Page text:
Cressana Williams-Massey (far left) at Actua award ceremony with fellow recipients from McMaster University


Cressana Williams-Massey is delighted to share the good news: The Smith Engineering Black Youth in STEM program has won the 2023 Actua Experience Award.

Handed out every year by Canada’s leading STEM outreach organization, the honour celebrates the work of Actua’s university and college members in inspiring Black youth to develop a love of STEM learning. 

“It means a lot,” says Williams-Massey, the team lead of Black Youth in STEM (BYiS). “It’s an acknowledgement and also an acceptance that cultural differences exist among Canadian K-12 youth and that these cultural differences influence how STEM education is perceived and applied.”

Launched in September 2020, Black Youth in STEM is an outreach program all about getting local kids interested in exploring STEM subjects in a Black-positive space, and having a lot of fun doing it. Some of the programming, which is free for participants, is delivered by Smith Engineering students who identify as Black.

All of the programming is split into four models:

  • an in-person, out-of-school club for K-12 students in Kingston;
  • a virtual academic support and mentorship program;
  • week-long STEM summer camps at Queen’s; and
  • two- to three-day summer workshops for underserved youth in the Greater Toronto Area.

What happens in each model can vary widely, but it follows the Ontario science and technology curriculum. Some activities include programming robots. Others get students to design search-and-rescue missions or pedestrian crosswalks. One of the most popular exercises involves extracting DNA from a strawberry with the Queen’s Cardio Pulmonary Unit. “That’s an exciting activity that the older kids really love,” says Williams-Massey with a laugh.

Black Youth in STEM has so far engaged over 580 youth in Kingston and the Greater Toronto Area through the in-person programming, and another 400-plus across the province through the virtual workshops.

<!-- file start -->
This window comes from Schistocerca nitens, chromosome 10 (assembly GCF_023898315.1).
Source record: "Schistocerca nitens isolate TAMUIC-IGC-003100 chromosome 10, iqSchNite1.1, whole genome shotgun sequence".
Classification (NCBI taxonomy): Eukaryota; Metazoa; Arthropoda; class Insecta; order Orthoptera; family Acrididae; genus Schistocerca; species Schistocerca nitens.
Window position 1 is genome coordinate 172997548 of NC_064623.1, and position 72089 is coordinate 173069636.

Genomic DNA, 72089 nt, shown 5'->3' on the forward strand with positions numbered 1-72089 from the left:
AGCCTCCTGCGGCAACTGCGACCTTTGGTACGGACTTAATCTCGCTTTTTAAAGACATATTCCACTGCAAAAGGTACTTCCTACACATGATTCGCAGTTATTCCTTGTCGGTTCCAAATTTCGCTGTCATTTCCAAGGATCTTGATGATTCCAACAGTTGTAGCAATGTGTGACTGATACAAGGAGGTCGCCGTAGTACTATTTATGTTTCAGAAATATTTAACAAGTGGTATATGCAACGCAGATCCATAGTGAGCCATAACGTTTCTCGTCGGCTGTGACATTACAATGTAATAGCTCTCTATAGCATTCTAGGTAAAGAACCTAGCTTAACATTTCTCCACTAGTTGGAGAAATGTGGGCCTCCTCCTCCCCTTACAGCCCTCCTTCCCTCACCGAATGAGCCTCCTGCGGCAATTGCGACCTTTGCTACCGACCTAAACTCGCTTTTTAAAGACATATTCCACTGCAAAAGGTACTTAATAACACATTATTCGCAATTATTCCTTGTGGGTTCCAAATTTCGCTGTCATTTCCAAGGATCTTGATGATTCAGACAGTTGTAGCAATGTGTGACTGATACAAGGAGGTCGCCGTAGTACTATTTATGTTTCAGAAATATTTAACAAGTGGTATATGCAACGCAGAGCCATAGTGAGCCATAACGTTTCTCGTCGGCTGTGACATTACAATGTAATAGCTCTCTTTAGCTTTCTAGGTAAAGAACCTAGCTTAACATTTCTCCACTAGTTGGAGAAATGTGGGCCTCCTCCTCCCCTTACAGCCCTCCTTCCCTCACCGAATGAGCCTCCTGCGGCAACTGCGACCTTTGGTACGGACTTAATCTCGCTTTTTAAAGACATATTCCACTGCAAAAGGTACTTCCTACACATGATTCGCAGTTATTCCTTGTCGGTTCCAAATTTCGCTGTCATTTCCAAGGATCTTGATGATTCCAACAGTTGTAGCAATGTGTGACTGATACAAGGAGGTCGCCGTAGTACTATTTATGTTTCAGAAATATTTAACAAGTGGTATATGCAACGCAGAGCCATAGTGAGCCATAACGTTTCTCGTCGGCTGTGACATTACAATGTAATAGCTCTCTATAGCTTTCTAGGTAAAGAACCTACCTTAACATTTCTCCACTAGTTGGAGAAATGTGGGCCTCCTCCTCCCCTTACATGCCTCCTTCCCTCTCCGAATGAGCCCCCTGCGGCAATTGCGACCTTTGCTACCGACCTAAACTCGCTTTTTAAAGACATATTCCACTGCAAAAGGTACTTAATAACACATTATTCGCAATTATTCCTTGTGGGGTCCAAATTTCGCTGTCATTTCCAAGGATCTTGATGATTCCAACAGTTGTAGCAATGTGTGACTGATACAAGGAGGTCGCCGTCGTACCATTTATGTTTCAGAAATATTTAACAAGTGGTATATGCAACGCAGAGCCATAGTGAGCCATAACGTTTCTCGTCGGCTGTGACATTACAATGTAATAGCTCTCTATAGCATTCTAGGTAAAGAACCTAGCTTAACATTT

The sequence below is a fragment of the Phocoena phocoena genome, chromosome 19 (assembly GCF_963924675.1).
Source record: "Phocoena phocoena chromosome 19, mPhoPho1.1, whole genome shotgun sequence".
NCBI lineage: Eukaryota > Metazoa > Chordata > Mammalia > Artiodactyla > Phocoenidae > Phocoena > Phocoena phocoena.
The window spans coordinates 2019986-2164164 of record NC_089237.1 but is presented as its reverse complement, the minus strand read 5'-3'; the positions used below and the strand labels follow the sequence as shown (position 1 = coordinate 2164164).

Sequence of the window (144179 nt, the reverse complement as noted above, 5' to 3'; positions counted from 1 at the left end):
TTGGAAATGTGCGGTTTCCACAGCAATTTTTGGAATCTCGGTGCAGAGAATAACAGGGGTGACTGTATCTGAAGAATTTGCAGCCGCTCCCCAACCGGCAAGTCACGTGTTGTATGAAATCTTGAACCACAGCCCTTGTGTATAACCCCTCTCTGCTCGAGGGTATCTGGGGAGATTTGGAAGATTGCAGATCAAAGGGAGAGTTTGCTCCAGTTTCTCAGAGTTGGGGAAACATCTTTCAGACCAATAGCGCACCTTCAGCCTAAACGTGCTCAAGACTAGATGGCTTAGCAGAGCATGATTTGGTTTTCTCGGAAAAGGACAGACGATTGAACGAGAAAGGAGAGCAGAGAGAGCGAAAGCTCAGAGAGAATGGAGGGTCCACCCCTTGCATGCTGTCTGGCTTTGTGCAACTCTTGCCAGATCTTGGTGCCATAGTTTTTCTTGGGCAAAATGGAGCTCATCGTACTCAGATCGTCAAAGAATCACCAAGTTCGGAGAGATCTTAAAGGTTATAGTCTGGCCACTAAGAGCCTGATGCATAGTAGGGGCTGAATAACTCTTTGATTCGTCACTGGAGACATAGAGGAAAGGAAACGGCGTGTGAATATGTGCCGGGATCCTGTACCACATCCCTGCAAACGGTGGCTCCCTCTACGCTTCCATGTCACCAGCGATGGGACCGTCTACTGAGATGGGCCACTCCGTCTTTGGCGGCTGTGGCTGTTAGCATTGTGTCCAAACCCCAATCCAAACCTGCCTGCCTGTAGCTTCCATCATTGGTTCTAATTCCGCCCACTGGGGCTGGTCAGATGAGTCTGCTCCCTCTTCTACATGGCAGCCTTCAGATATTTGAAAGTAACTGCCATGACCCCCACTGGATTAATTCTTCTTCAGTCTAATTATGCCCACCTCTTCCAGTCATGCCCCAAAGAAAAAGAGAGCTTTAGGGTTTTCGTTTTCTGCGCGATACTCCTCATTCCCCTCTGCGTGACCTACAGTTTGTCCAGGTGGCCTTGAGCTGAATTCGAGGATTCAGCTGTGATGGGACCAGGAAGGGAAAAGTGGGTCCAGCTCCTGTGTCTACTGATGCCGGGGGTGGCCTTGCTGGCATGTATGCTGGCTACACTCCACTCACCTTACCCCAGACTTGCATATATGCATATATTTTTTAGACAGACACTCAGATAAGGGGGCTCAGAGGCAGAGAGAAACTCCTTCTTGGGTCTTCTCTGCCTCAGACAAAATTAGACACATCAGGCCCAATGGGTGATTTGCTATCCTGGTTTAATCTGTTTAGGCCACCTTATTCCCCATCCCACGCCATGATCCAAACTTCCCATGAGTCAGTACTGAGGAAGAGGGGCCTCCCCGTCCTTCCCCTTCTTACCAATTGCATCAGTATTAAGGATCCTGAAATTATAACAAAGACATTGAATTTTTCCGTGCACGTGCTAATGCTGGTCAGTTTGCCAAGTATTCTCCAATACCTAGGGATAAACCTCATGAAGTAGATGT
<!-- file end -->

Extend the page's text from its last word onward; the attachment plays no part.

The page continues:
Williams-Massey says she is most proud of the high-quality programming that BYiS delivers and the positive effect it has on participants, both academically and socially. “We hear about our positive impact from parents — they testify all the time — which is so great.”

Seeing those impacts herself is one of the big reasons why Williams-Massey got into STEM education and then joined BYiS soon after she arrived in Canada in 2021.

She grew up in Jamaica and has degrees in chemistry and biochemistry, but just as she was finishing her undergraduate degree, the global recession of 2008 hit. No local employers were hiring in her field, so she decided to try teaching high school science instead. She thought she would pivot back to industry when the economy turned around.

The economy did eventually turn, but Williams-Massey went on to earn a postgraduate diploma in science education and a master’s degree in chemistry. “When you’re teaching, it’s rough when you’re just starting out, but then you bond with the kids when you nurture them, mentor them, and see them excel. It changes you into a better person,” she says. “I just fell in love with it. It felt like home.” 

Mentorship was one of the main reasons BYiS won the Actua Experience Award. In its award note, the Actua selection committee wrote that it “was particularly impressed with the strong focus on mentorship at all levels of the program, from leadership to youth.”

That emphasis is definitely on purpose, says Williams-Massey. “It’s well documented that North American Black youth need to see role models engaged in STEM fields in order to pursue these STEM-related careers and education. Otherwise, they’re just going to mimic who they see on social media or TV.”

Mentorship will continue to be a big part of BYiS in 2024. The program will be especially focused on increasing the number of Black women in STEM this year through a new “Sistas-in-STEM” club. The plan is to also launch a new Environmental Science Club, as well as develop more problem-solving and critical thinking skills in young kids through the “Kiddies Robotics Club.” Plus, Williams-Massey is hoping for more partnerships with Indigenous Futures in Engineering and to explore land-based learning.

It's a lot of hard work, according to Williams-Massey, enthusiastically done by every member of the team. But it’s worth it, she adds, and this award is proof. “Winning this award shows that specialized programs like Black Youth in STEM are not separatist movements, but a means of unifying kids from all over the world using STEM education.”


Williams-Massey with Actua CEO Jennifer Flanagan